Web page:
Using a bolster, as I’m showing here can help make Swan pose more accessible, especially if you have knee issues. If your hips feel particularly tight, keep your legs in a zig-zag shape (the position I am sitting in before I extend my back leg straight behind me into full Swan). This zig-zag shape can also make it even kinder on the knees. NB – Ensure your knees are NOT complaining – if your knees are still not happy in this pose you can practise Eye of the Needle pose instead.
If transitioning to Sleeping Swan you can come onto forearms or rest your forehead on a yoga block, as I show you here.
Stay for 3-5 minutes on each side (or 1-3 minutes if you are a beginner).
This version of Swan is a yin yoga posture we regularly practise during Flow & Restore – Sundays 6-7.15pm at Embody Wellness in Vauxhall.
This Kundalini practice is calming and meditative and a lovely way to mobilise the spine. In this video, filmed at reCentre Health in Balham, I show you how to practice Sufi Grinding.
1. Sit in easy pose and place your hands on your knees. (NB – this can also be practised seated on a chair.)
2. As you inhale, bring your upper body forward and as you exhale, circle your upper body to the right and all the way round in a circle – make your circles as small or large as feels best your you.
3. Keep a nice even breath continuing to inhale forwards and exhale round in your upper body circles to the right for several breaths (1-3 minutes)
4. Change direction, circling to the left following the same breathing pattern (again for 1-3 minutes)
Join me at reCentre Health on Mondays for Slow Flow Yoga 6.30-7.30pm. This class is a mix of slow flowing active postures and floor-based passive restorative yoga. Come along and unwind from your day.
Nadi – ‘channel’ or ‘flow’
Shodhana – ‘purification’
Alternate Nostril Breathing is a simple yet effective pranayama (breathing) practice. Soothing for the nervous system, alternate nostril breathing is said to help relieve stress and anxiety and lower the heart rate among other benefits. It is also helpful to practice before bedtime if you have difficulty getting to sleep.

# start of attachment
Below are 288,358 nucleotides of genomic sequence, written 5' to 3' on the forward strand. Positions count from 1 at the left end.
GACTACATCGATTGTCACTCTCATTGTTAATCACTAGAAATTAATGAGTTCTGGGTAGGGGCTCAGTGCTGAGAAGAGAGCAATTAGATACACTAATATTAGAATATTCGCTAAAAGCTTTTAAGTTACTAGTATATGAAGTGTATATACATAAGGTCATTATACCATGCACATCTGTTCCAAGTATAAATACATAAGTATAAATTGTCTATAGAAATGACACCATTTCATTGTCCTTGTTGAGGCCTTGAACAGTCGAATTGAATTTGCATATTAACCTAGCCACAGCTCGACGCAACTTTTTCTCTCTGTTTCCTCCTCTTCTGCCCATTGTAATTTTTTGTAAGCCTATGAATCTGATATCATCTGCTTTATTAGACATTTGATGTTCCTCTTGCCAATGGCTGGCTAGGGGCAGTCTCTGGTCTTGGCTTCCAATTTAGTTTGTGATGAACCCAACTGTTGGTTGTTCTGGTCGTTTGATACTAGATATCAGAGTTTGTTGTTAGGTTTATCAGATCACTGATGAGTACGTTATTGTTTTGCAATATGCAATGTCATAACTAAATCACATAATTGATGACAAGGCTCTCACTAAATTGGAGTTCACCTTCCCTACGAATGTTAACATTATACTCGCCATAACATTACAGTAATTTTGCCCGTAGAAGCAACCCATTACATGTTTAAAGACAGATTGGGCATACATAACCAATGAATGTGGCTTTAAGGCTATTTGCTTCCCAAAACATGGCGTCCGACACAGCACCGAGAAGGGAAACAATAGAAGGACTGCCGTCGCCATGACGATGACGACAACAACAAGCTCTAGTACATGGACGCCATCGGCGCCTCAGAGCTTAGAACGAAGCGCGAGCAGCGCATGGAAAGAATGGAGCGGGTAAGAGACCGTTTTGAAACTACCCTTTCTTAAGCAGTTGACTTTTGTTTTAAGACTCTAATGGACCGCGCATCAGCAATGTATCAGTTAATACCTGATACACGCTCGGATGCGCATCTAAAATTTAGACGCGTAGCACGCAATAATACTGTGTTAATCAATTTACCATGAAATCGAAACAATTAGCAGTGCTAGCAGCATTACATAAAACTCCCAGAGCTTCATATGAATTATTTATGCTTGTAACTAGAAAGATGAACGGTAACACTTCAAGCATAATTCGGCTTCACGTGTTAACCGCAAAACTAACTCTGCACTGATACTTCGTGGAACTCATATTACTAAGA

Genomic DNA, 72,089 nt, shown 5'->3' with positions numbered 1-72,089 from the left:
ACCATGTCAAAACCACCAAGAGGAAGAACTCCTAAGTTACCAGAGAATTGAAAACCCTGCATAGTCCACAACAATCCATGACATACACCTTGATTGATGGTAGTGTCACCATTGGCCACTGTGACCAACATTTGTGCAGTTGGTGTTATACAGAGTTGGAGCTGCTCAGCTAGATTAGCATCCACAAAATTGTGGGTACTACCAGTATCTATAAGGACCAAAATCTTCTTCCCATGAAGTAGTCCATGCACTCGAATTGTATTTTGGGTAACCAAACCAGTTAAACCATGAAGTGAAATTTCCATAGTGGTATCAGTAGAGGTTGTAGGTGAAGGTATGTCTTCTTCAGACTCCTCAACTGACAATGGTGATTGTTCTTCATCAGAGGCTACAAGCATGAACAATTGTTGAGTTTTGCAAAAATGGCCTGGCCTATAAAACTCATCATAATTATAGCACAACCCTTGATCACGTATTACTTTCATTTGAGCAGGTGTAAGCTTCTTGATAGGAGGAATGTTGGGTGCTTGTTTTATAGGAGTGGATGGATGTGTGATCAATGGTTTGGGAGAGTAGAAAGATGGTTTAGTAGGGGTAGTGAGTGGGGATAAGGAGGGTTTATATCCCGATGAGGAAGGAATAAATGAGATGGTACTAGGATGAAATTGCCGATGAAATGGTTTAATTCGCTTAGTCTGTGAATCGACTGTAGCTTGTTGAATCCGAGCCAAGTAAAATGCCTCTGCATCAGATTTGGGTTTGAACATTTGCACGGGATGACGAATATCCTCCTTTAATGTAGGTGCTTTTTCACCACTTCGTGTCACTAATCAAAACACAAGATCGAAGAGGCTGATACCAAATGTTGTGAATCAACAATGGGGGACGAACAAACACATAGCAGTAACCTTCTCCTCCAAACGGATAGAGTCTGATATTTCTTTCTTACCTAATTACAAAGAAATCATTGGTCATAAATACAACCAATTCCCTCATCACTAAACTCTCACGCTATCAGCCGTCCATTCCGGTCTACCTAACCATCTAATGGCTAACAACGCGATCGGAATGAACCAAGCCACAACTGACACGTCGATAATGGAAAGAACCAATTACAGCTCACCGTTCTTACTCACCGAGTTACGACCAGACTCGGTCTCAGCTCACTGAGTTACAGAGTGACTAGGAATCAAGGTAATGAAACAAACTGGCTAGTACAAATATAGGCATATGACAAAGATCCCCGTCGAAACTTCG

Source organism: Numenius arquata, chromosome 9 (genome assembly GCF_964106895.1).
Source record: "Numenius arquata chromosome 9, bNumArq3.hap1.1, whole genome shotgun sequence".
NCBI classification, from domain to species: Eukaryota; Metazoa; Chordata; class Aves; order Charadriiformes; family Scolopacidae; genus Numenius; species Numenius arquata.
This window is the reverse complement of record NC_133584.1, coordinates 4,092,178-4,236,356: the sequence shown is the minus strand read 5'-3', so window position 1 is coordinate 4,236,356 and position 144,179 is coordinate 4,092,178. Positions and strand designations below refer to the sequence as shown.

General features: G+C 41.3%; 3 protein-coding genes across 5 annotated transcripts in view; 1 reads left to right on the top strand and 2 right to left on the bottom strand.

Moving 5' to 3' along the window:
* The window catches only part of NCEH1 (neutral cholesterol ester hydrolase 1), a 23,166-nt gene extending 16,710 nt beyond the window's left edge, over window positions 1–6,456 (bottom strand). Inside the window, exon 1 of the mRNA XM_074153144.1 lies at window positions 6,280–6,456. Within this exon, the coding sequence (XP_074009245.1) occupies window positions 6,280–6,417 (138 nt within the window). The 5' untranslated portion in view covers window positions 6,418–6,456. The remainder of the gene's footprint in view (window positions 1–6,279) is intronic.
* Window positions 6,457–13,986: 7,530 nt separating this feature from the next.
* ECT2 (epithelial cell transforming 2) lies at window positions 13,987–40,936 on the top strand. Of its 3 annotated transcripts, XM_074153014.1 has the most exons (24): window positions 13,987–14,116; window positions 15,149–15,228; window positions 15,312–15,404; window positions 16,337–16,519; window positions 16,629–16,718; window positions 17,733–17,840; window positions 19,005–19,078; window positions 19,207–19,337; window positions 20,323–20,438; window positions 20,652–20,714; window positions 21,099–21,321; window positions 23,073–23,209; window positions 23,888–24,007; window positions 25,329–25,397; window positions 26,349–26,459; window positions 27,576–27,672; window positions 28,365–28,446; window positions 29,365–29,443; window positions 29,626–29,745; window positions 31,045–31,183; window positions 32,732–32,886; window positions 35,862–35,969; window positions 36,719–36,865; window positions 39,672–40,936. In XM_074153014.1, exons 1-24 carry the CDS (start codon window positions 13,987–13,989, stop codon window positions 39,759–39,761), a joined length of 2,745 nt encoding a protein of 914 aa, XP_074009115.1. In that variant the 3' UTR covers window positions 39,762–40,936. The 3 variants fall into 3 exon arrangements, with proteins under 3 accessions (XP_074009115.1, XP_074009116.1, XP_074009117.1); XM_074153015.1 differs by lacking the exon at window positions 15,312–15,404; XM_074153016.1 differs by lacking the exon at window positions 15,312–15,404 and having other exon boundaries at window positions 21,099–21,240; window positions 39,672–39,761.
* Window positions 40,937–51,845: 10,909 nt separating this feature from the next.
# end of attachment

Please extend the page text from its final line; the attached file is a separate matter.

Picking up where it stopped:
If my head feels all over the place (often if I’ve been trying to do too many things at once!) I find this practice helpful to calm my mind. You can also practise *Mental Alternate Nostril breathing (i.e. not using your hands).
Usually this is practiced with breath retention, but you can choose to focus on just the inhales and exhales through each nostril instead.
How to practice Alternate Nostril Breathing (NB – the instructions below are without breath retention):
- Sit comfortably with a tall spine
- Rest your left hand comfortably on your left knee (as pictured) or lap
- Place your right index and middle fingers lightly between your eyebrows. You will be using your right thumb and right ring finger to open and close the nostrils.
- With eyes closed or gaze softened to one spot, take a deep breath in and out through both nostrils (you can take a few deep breaths here).
- Softly close your right nostril with your right thumb and inhale slowly and steadily through your left nostril.
- Close your left nostril (with your right ring finger) and release closure of your right nostril. Exhale slowly and steadily through your right nostril. Inhale through your right nostril.
- Close your right nostril (with your right thumb) and release closure of your left. Exhale through your left nostril.
This completes 1 round. Repeat this for 5-10 rounds, focussing on your inhales and exhales. When you are finished. Rest both arms and breathe in and out normally for a few breaths.
*NB – I have a recorded a Mental Alternate Nostril Breathing audio to guide you through your practice, available here.